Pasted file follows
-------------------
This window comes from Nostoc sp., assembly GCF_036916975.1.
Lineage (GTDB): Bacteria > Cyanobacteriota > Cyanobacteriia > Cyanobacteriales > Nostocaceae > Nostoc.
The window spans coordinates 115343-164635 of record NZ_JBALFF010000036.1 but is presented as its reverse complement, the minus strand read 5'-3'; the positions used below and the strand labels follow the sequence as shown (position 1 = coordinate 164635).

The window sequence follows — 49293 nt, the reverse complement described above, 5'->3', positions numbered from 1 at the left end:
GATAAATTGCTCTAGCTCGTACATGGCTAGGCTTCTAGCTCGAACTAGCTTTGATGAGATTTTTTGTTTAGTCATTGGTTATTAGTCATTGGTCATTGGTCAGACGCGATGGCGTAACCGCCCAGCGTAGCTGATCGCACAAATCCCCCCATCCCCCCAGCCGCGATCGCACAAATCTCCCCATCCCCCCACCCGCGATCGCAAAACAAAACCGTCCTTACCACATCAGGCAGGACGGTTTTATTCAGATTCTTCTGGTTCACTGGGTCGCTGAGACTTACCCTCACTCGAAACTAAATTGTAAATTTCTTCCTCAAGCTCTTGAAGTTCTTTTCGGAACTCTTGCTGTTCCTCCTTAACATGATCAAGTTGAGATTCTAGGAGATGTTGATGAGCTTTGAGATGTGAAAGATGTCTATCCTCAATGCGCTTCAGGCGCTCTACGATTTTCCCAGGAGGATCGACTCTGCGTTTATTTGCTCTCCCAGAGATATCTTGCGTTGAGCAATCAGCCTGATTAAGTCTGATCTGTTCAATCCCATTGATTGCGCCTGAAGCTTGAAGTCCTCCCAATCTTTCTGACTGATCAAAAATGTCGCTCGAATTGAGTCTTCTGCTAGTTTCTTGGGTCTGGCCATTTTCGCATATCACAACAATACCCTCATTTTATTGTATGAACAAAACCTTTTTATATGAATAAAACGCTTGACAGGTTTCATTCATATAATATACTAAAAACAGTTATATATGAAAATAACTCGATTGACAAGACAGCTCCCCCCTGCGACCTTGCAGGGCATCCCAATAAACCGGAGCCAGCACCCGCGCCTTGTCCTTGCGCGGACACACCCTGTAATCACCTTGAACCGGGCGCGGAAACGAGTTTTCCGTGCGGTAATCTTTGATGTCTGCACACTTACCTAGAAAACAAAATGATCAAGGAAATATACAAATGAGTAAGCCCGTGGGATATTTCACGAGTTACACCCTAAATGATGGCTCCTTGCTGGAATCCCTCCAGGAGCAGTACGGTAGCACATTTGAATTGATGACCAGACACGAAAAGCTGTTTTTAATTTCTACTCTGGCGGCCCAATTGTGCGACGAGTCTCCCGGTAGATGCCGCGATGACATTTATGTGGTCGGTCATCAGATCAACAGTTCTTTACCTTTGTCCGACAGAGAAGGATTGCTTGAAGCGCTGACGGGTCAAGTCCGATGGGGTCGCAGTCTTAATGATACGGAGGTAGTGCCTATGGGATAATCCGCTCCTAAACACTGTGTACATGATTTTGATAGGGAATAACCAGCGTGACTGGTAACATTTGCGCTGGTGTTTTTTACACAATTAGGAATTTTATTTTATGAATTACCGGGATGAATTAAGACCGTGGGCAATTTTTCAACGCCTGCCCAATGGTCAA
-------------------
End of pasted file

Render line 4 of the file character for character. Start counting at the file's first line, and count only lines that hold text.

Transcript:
The window sequence follows — 49293 nt, the reverse complement described above, 5'->3', positions numbered from 1 at the left end: